Feb 012015

As I’ve promised, I will start documenting my experience with Aurelia. If you haven’t read my previous introduction article, click here to get an insight of what Aurelia is.

Since I’m writing this post during Sunday night, I will keep it short and just talk about tooling.

I am not the hacker-notepad-vim kind of guy and the first thing that I need when I work with any technology/framework is a good IDE. I’m a veteran user of Visual Studio + Resharper, so obviously my first choice when starting with Aurelia was to use this.

Unfortunately, VS 2013 + Resharper does not currently have any support for ES6 so it kind of stands in your way. Of course you can still use it as a text editor, but it’s even worse than using any notepad alternative since it always highlights the whole code as having errors and the formatting just messes things up (misaligned curly brackets or parenthesis, wrong spacing etc.).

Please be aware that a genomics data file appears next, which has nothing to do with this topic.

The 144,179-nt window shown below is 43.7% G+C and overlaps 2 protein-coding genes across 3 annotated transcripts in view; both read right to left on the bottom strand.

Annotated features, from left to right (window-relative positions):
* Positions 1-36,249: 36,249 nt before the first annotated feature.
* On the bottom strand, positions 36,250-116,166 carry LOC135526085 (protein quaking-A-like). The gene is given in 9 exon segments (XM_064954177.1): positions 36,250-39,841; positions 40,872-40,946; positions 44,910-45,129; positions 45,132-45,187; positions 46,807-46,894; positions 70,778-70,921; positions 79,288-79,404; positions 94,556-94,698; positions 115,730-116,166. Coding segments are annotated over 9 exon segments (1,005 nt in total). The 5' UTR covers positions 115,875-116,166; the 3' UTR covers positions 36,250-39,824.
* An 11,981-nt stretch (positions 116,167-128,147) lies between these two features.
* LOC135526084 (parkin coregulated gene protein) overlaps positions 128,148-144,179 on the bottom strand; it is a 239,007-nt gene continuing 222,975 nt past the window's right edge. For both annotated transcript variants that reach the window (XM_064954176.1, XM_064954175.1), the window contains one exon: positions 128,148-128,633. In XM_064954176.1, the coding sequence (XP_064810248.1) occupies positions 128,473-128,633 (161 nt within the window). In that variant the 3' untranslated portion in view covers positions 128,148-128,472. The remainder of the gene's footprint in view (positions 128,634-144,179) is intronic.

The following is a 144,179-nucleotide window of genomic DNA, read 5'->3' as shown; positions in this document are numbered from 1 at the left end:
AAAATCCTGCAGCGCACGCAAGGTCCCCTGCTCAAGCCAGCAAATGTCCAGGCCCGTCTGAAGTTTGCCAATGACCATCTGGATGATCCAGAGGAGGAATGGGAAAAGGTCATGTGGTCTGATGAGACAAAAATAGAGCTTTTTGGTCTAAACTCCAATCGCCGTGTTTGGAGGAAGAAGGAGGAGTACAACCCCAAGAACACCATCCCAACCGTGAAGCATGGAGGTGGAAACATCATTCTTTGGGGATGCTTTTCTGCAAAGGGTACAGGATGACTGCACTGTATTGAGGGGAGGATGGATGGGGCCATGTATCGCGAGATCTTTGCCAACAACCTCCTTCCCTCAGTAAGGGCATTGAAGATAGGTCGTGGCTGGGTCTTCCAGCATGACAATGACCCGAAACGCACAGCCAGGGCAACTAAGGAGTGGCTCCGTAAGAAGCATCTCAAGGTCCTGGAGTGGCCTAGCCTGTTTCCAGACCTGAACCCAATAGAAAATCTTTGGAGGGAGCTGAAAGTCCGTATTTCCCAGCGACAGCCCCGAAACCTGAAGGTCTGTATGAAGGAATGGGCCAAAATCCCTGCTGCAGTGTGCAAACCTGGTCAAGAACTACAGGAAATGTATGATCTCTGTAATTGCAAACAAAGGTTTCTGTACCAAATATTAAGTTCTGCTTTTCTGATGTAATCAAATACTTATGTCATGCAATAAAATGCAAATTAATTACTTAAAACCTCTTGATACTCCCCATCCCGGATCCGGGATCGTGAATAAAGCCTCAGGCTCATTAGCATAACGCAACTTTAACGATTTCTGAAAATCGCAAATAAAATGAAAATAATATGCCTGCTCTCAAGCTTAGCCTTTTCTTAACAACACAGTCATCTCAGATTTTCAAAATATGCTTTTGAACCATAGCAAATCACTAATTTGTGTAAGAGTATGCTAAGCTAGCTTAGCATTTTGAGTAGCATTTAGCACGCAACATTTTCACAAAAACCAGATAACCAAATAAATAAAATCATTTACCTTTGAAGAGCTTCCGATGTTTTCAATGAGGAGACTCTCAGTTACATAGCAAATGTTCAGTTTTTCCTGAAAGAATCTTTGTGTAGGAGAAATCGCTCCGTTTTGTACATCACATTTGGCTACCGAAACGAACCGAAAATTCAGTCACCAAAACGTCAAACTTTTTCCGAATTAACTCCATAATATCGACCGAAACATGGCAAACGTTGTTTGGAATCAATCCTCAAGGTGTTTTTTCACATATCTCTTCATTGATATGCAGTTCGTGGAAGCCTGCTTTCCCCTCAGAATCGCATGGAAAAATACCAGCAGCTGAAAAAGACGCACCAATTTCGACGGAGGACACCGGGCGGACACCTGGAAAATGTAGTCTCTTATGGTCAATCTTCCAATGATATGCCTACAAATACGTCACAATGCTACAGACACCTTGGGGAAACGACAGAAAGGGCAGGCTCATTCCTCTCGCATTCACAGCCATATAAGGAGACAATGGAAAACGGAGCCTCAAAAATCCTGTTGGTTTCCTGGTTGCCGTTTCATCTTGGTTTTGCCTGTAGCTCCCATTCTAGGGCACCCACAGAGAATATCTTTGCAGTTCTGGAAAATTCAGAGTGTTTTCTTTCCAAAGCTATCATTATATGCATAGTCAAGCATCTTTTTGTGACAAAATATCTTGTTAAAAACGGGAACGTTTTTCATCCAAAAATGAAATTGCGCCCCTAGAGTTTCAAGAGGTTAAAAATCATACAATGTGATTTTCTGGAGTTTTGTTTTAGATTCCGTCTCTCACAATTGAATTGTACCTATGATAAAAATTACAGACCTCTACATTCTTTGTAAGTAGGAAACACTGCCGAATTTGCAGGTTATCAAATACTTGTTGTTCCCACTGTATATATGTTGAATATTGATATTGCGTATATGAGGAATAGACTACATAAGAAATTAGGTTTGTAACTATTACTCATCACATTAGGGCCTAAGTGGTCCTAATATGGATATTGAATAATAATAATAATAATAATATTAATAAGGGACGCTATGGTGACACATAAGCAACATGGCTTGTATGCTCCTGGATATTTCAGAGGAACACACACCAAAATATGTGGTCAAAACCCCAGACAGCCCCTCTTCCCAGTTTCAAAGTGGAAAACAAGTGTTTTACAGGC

After searching a bit on the internet and almost loosing all hope to have a nice IDE for this, I found out that JetBrains Webstorm IDE actually has support for ES6, so I will be using this from now on for my experiments.

Just as a hint, if you want to set Webstorm up, check out this short video on how to use Webstorm + Traceur. The default Aurelia template already transpiles ES6 to Javascript, but if you want a more integrated experience, you can configure the IDE to do it for you: